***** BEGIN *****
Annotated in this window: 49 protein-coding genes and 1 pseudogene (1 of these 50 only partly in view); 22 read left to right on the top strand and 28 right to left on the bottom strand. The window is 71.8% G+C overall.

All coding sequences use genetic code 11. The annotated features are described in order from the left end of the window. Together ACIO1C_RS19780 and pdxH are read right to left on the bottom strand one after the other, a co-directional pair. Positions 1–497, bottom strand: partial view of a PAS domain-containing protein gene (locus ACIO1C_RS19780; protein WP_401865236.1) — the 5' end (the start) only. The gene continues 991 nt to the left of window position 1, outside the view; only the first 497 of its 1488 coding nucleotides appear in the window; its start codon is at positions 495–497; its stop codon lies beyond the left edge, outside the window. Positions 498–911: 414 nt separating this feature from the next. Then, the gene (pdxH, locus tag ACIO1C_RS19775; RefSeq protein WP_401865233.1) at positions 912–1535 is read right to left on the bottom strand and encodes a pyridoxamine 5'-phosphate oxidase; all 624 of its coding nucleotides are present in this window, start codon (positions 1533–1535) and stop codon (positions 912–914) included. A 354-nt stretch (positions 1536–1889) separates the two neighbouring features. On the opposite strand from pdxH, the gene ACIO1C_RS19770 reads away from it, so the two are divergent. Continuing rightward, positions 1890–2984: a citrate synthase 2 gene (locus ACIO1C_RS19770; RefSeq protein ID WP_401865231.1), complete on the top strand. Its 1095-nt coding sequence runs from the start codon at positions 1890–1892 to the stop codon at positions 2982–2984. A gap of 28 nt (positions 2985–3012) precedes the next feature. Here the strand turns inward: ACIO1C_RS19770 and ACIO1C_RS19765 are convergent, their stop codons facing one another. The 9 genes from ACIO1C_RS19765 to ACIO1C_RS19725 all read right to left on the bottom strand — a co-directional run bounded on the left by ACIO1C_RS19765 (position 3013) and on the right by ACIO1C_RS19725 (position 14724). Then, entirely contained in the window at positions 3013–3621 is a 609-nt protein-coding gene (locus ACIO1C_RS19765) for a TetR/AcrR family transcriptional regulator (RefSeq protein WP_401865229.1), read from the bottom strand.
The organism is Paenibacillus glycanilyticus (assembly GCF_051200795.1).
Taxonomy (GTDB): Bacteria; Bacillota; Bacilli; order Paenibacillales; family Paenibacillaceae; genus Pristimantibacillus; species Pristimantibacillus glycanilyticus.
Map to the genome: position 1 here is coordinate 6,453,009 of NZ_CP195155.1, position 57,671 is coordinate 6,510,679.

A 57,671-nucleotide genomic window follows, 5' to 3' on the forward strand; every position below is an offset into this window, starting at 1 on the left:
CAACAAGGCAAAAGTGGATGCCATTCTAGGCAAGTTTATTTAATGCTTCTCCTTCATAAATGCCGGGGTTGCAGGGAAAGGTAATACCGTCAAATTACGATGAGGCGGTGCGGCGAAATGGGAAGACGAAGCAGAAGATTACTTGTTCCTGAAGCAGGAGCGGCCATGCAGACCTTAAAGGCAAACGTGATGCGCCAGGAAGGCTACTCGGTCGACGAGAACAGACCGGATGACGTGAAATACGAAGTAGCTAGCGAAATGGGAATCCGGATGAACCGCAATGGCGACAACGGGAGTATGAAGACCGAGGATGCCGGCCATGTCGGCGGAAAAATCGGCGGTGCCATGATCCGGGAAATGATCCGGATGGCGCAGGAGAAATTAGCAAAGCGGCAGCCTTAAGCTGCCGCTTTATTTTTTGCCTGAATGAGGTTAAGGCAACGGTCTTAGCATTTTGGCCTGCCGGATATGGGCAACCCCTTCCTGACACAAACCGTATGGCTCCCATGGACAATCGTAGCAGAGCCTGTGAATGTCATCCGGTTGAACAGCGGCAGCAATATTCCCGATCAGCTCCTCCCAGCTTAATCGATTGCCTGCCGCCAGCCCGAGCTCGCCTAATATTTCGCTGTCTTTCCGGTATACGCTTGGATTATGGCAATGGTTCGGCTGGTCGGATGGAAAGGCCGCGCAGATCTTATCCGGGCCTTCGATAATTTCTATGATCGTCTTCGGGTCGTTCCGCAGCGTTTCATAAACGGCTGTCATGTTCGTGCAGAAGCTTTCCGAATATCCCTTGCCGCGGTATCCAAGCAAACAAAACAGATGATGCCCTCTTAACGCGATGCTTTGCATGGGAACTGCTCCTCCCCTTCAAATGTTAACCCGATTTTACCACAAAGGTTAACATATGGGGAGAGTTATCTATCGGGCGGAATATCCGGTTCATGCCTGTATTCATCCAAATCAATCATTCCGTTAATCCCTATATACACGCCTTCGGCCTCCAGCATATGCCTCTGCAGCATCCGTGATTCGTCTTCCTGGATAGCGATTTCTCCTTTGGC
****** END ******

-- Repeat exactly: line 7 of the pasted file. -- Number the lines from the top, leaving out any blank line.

CAACAAGGCAAAAGTGGATGCCATTCTAGGCAAGTTTATTTAATGCTTCTCCTTCATAAATGCCGGGGTTGCAGGGAAAGGTAATACCGTCAAATTACGATGAGGCGGTGCGGCGAAATGGGAAGACGAAGCAGAAGATTACTTGTTCCTGAAGCAGGAGCGGCCATGCAGACCTTAAAGGCAAACGTGATGCGCCAGGAAGGCTACTCGGTCGACGAGAACAGACCGGATGACGTGAAATACGAAGTAGCTAGCGAAATGGGAATCCGGATGAACCGCAATGGCGACAACGGGAGTATGAAGACCGAGGATGCCGGCCATGTCGGCGGAAAAATCGGCGGTGCCATGATCCGGGAAATGATCCGGATGGCGCAGGAGAAATTAGCAAAGCGGCAGCCTTAAGCTGCCGCTTTATTTTTTGCCTGAATGAGGTTAAGGCAACGGTCTTAGCATTTTGGCCTGCCGGATATGGGCAACCCCTTCCTGACACAAACCGTATGGCTCCCATGGACAATCGTAGCAGAGCCTGTGAATGTCATCCGGTTGAACAGCGGCAGCAATATTCCCGATCAGCTCCTCCCAGCTTAATCGATTGCCTGCCGCCAGCCCGAGCTCGCCTAATATTTCGCTGTCTTTCCGGTATACGCTTGGATTATGGCAATGGTTCGGCTGGTCGGATGGAAAGGCCGCGCAGATCTTATCCGGGCCTTCGATAATTTCTATGATCGTCTTCGGGTCGTTCCGCAGCGTTTCATAAACGGCTGTCATGTTCGTGCAGAAGCTTTCCGAATATCCCTTGCCGCGGTATCCAAGCAAACAAAACAGATGATGCCCTCTTAACGCGATGCTTTGCATGGGAACTGCTCCTCCCCTTCAAATGTTAACCCGATTTTACCACAAAGGTTAACATATGGGGAGAGTTATCTATCGGGCGGAATATCCGGTTCATGCCTGTATTCATCCAAATCAATCATTCCGTTAATCCCTATATACACGCCTTCGGCCTCCAGCATATGCCTCTGCAGCATCCGTGATTCGTCTTCCTGGATAGCGATTTCTCCTTTGGC